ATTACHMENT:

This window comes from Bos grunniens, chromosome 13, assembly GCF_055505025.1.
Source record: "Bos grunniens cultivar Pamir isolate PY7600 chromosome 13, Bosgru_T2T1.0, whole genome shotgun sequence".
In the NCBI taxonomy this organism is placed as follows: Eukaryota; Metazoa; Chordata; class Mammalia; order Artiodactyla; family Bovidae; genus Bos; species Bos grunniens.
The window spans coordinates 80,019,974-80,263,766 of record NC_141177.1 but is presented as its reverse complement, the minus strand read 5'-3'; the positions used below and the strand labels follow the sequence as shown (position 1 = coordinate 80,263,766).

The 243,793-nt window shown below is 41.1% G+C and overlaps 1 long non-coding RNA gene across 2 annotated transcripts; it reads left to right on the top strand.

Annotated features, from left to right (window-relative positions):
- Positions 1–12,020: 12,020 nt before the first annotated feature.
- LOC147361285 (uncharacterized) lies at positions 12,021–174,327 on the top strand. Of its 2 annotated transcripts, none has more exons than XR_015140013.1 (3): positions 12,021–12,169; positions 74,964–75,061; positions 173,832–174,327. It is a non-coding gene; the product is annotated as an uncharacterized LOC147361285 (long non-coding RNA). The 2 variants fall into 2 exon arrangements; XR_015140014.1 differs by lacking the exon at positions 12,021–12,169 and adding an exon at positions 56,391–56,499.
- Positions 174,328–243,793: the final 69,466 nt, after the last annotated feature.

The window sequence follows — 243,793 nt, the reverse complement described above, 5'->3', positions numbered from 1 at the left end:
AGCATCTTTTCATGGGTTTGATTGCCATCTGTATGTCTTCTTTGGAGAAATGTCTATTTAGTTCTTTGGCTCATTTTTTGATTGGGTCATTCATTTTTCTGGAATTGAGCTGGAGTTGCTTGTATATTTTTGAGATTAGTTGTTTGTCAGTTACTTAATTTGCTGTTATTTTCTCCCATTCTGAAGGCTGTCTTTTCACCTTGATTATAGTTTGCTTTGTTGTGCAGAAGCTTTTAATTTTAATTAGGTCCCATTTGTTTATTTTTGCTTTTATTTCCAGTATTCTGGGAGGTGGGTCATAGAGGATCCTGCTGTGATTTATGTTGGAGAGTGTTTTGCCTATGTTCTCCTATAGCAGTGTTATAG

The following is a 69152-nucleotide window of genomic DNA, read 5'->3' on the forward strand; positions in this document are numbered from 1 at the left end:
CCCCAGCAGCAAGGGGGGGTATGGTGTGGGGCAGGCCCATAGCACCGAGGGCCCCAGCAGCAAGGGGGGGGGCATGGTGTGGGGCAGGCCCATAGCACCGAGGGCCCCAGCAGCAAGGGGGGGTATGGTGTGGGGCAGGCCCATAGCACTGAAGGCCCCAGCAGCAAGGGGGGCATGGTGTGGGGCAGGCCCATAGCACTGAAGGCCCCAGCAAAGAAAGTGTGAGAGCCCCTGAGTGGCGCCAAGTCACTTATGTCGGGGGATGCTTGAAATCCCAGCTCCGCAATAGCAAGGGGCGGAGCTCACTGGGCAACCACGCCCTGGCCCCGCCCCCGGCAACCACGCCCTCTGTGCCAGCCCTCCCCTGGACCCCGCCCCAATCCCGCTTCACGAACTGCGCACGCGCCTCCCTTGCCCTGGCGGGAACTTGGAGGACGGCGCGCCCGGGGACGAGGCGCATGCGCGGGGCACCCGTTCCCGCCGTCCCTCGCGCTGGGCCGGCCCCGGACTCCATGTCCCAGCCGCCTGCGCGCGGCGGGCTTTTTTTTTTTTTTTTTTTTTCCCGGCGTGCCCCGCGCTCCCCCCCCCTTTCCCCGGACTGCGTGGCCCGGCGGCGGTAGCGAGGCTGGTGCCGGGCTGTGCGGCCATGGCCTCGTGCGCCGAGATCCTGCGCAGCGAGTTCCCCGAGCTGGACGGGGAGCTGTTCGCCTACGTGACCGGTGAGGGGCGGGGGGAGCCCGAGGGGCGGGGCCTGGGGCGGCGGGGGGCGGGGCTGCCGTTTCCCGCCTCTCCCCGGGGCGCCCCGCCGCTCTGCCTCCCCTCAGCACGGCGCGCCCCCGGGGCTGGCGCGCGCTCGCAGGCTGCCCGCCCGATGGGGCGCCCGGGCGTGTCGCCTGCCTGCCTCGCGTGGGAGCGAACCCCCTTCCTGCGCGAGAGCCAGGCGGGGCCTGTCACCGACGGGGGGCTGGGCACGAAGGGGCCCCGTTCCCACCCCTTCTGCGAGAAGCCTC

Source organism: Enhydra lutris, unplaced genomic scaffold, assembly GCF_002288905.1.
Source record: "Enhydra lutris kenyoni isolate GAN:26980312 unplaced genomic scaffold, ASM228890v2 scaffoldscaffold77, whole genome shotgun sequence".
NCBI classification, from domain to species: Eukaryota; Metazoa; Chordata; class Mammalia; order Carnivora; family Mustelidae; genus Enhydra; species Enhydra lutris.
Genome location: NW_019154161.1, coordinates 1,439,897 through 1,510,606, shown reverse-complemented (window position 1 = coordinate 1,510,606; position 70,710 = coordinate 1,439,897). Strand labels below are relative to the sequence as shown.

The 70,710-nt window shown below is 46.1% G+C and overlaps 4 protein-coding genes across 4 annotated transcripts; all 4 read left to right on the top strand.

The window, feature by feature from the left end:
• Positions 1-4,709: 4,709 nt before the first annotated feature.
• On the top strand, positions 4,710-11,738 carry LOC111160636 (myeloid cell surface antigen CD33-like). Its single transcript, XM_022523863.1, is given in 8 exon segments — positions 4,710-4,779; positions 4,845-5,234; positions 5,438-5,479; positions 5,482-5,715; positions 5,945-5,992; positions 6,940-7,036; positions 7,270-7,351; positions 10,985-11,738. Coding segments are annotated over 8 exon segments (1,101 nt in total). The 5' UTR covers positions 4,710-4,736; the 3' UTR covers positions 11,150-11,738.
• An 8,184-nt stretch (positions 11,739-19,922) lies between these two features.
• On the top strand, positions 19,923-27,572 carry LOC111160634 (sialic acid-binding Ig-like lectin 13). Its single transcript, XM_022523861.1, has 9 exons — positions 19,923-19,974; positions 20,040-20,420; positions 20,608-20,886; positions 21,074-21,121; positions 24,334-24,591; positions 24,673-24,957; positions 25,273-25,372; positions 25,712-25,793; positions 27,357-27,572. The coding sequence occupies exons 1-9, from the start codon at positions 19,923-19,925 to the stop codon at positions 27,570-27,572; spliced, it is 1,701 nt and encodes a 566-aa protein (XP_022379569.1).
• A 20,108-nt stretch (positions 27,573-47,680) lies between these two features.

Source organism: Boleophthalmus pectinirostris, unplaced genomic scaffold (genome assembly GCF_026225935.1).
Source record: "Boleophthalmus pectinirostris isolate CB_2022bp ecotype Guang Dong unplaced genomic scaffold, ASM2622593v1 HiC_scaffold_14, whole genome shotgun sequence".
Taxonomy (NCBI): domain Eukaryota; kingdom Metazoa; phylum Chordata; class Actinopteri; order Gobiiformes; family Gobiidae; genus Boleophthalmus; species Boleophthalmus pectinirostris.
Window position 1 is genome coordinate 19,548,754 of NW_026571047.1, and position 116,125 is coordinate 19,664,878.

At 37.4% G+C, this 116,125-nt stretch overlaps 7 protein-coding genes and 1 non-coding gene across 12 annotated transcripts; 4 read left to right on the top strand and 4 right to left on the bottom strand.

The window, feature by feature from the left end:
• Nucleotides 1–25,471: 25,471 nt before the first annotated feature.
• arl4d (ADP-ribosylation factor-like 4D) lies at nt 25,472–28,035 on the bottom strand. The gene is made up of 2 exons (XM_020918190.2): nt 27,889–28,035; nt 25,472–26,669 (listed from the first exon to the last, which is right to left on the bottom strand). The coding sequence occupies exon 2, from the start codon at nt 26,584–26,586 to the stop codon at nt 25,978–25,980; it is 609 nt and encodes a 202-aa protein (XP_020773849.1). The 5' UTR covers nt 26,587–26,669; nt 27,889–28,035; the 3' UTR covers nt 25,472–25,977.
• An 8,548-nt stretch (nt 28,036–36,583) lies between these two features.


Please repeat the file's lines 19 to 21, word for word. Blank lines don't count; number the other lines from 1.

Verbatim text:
The window, feature by feature from the left end:
• Positions 1-4,709: 4,709 nt before the first annotated feature.
• On the top strand, positions 4,710-11,738 carry LOC111160636 (myeloid cell surface antigen CD33-like). Its single transcript, XM_022523863.1, is given in 8 exon segments — positions 4,710-4,779; positions 4,845-5,234; positions 5,438-5,479; positions 5,482-5,715; positions 5,945-5,992; positions 6,940-7,036; positions 7,270-7,351; positions 10,985-11,738. Coding segments are annotated over 8 exon segments (1,101 nt in total). The 5' UTR covers positions 4,710-4,736; the 3' UTR covers positions 11,150-11,738.